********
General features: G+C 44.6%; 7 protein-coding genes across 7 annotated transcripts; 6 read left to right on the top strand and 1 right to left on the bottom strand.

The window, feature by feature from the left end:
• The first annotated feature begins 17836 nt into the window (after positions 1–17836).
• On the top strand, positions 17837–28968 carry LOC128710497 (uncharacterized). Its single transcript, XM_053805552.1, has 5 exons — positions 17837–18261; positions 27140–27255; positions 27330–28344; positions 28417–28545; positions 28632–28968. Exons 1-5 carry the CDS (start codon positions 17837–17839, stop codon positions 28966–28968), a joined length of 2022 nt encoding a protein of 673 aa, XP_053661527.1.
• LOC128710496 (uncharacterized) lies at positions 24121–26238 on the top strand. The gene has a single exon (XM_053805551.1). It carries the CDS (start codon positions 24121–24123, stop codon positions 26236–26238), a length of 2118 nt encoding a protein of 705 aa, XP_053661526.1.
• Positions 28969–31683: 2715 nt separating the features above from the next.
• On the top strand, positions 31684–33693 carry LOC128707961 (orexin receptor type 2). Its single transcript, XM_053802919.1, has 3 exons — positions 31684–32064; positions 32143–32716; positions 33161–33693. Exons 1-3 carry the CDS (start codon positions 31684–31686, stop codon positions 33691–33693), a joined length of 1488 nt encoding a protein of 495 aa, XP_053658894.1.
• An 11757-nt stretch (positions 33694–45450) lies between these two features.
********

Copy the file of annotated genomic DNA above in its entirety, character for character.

General features: G+C 44.6%; 7 protein-coding genes across 7 annotated transcripts; 6 read left to right on the top strand and 1 right to left on the bottom strand.

The window, feature by feature from the left end:
• The first annotated feature begins 17836 nt into the window (after positions 1–17836).
• On the top strand, positions 17837–28968 carry LOC128710497 (uncharacterized). Its single transcript, XM_053805552.1, has 5 exons — positions 17837–18261; positions 27140–27255; positions 27330–28344; positions 28417–28545; positions 28632–28968. Exons 1-5 carry the CDS (start codon positions 17837–17839, stop codon positions 28966–28968), a joined length of 2022 nt encoding a protein of 673 aa, XP_053661527.1.
• LOC128710496 (uncharacterized) lies at positions 24121–26238 on the top strand. The gene has a single exon (XM_053805551.1). It carries the CDS (start codon positions 24121–24123, stop codon positions 26236–26238), a length of 2118 nt encoding a protein of 705 aa, XP_053661526.1.
• Positions 28969–31683: 2715 nt separating the features above from the next.
• On the top strand, positions 31684–33693 carry LOC128707961 (orexin receptor type 2). Its single transcript, XM_053802919.1, has 3 exons — positions 31684–32064; positions 32143–32716; positions 33161–33693. Exons 1-3 carry the CDS (start codon positions 31684–31686, stop codon positions 33691–33693), a joined length of 1488 nt encoding a protein of 495 aa, XP_053658894.1.
• An 11757-nt stretch (positions 33694–45450) lies between these two features.